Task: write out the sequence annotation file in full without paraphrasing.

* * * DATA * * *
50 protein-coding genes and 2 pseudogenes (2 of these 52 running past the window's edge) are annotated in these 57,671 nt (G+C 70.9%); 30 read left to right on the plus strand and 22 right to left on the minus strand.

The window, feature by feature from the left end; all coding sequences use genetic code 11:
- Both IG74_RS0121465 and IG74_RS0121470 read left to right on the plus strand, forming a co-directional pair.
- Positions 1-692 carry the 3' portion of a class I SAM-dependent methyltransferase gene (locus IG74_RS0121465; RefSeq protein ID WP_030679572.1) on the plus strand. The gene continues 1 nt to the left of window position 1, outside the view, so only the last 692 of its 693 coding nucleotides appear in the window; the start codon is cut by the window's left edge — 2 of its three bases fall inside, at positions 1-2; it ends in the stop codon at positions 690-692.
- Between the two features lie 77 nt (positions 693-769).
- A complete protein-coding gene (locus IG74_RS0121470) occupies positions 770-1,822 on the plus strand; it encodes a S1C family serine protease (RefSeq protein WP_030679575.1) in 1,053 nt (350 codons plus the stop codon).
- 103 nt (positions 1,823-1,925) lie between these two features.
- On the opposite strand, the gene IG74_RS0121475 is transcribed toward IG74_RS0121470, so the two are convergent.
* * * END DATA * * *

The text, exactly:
50 protein-coding genes and 2 pseudogenes (2 of these 52 running past the window's edge) are annotated in these 57,671 nt (G+C 70.9%); 30 read left to right on the plus strand and 22 right to left on the minus strand.

The window, feature by feature from the left end; all coding sequences use genetic code 11:
- Both IG74_RS0121465 and IG74_RS0121470 read left to right on the plus strand, forming a co-directional pair.
- Positions 1-692 carry the 3' portion of a class I SAM-dependent methyltransferase gene (locus IG74_RS0121465; RefSeq protein ID WP_030679572.1) on the plus strand. The gene continues 1 nt to the left of window position 1, outside the view, so only the last 692 of its 693 coding nucleotides appear in the window; the start codon is cut by the window's left edge — 2 of its three bases fall inside, at positions 1-2; it ends in the stop codon at positions 690-692.
- Between the two features lie 77 nt (positions 693-769).
- A complete protein-coding gene (locus IG74_RS0121470) occupies positions 770-1,822 on the plus strand; it encodes a S1C family serine protease (RefSeq protein WP_030679575.1) in 1,053 nt (350 codons plus the stop codon).
- 103 nt (positions 1,823-1,925) lie between these two features.
- On the opposite strand, the gene IG74_RS0121475 is transcribed toward IG74_RS0121470, so the two are convergent.